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Moore v. Elwood Staffing Services, Inc.

United States District Court, N.D. Alabama, Eastern Division

January 5, 2015

LAVONDA A. MOORE, Plaintiff,
v.
ELWOOD STAFFING SERVICES, INC., Defendant.

MEMORANDUM OPINION[1]

JOHN H. ENGLAND, III, Magistrate Judge.

Plaintiff Lavonda A. Moore ("Moore"), and Defendant Elwood Staffing Services, Inc. ("Elwood") jointly move for approval of their settlement agreement. (Doc. 16). The parties seek approval of the terms of their settlement agreement on Moore's claims for unpaid overtime pay as well as approval of separately negotiated attorneys' fees and costs to be paid to Moore's counsel under the settlement. ( Id. ). For the reasons set forth below, the Court approves the parties' settlement.

I. Background Facts

Moore filed this action on January 10, 2014. (Doc. 1). She alleges claims for overtime under the Fair Labor Standards Act ("FLSA"), 29 U.S.C. § 201, et. seq. On February 5, 2014, Elwood answered the complaint, denying any noncompliance with the FLSA and asserting various affirmative defenses. (Doc. 6). After exchange of discovery and negotiations, the parties reached a settlement, the terms of which are contained in the confidential Settlement Agreement and General Release (the "Agreement"). The undersigned has reviewed the Agreement.

Under the Agreement, Elwood has agreed to pay Moore a specified amount to settle her claims for unpaid overtime. Elwood has also separately agreed to pay an agreed-upon amount of attorneys' fees and costs to Moore's counsel. The parties have provided their settlement agreement, (doc. 17, sealed), which the undersigned has reviewed. The parties stipulate and agree the terms set forth in the Agreement constitute a fair and reasonable resolution of a bona fide dispute regarding whether Moore is entitled to any further compensation.

II. Analysis

Subject to specific exceptions, the FLSA provides that employees are entitled to receive overtime pay at one and one-half times their regular rate for all hours worked in excess of forty per week. See 29 U.S.C. § 207(a)(1). An employer who violates the FLSA is liable to its employee for both unpaid overtime compensation and for an equal amount in liquidated damages. 29 U.S.C. § 216(b). In an action to recover unpaid overtime compensation, a court is further required to award a prevailing plaintiff a reasonable attorneys' fee and costs of the action. Silva v. Miller, 307 Fed.App'x. 349, 351 (11th Cir. 2009).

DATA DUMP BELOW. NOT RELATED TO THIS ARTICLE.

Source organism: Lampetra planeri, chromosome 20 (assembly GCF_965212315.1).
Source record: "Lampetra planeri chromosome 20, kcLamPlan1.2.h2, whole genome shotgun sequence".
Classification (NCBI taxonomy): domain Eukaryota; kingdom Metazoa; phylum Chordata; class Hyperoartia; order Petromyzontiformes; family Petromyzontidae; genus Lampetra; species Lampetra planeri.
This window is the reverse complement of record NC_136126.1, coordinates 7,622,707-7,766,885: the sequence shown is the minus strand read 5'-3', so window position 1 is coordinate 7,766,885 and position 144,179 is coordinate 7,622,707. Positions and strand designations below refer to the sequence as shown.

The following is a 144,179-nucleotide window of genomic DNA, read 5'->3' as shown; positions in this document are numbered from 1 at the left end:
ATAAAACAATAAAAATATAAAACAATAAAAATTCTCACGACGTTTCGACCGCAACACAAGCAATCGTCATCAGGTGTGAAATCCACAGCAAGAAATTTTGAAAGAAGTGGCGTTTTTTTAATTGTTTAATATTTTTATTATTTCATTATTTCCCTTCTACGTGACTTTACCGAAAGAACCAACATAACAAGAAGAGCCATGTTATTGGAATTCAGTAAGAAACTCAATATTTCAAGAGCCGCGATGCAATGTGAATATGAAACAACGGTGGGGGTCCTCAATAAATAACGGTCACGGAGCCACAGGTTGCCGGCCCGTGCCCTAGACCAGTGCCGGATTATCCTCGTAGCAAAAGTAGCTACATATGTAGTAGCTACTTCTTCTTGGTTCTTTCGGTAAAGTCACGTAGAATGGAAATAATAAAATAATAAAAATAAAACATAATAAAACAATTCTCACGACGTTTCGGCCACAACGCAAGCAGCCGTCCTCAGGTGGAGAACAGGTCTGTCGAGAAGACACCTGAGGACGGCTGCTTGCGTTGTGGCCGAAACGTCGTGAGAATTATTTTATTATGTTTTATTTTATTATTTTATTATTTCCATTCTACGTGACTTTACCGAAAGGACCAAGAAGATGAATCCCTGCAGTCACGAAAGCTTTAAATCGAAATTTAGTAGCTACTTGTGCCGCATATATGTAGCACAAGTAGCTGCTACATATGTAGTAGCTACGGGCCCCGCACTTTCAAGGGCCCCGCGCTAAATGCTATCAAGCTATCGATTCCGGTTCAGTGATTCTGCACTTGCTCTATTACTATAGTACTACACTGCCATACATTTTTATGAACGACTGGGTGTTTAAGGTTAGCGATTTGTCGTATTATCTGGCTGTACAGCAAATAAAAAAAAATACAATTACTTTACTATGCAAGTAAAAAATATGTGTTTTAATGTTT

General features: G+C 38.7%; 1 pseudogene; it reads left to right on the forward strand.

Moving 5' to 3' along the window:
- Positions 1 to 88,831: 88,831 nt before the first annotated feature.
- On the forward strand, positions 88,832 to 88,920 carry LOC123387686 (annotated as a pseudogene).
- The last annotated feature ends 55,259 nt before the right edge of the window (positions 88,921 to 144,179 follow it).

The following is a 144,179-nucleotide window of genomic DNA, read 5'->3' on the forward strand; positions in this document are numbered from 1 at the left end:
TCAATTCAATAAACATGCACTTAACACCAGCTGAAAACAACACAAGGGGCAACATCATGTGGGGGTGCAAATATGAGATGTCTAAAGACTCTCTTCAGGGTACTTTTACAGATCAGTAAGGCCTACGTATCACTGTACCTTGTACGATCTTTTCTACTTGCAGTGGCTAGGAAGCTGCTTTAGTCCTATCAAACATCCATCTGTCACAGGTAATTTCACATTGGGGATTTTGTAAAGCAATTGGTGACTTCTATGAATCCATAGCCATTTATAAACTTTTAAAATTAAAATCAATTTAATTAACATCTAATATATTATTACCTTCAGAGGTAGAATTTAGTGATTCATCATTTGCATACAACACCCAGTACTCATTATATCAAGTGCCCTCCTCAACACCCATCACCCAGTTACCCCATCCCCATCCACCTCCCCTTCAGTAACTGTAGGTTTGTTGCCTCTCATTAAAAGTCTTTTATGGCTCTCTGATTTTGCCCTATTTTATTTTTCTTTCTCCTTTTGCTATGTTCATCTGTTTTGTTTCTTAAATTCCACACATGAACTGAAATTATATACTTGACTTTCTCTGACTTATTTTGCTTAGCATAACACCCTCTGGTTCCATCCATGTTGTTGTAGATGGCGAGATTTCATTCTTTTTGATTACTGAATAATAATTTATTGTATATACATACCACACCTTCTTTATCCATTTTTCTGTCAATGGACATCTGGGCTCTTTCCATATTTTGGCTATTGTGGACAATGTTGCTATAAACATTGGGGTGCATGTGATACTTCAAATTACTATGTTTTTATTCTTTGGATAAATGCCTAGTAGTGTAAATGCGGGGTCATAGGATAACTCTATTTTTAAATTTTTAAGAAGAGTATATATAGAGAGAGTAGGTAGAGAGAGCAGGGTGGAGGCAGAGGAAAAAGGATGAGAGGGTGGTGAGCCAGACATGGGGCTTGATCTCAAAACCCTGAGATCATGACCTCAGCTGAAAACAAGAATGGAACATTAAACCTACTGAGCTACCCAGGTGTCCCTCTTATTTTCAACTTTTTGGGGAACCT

Judicial review and approval of an FLSA settlement is necessary to give it final and binding effect. Lynn's Food Stores, Inc. v. U.S. Dept. of Labor, 679 F.2d 1350 (11th Cir. 1982). Before approving a FLSA settlement, a court must scrutinize it to determine if it is "a fair and reasonable resolution of a bona fide dispute." Id. at 1354-55. If the settlement reflects a reasonable compromise over issues that are actually in dispute, the Court may approve the settlement "to promote the policy of encouraging settlement of litigation." Id. at 1354. In determining whether the settlement is fair and reasonable, the court should consider the following factors:

1. the existence of fraud or collusions behind the settlement;
2. the complexity, expense, and likely duration of litigation;
3. the stage of the proceeding and the amount of discovery completed;
4. the probability of success on the merits;
5. the range of possible recovery; and
6. the opinions of counsel.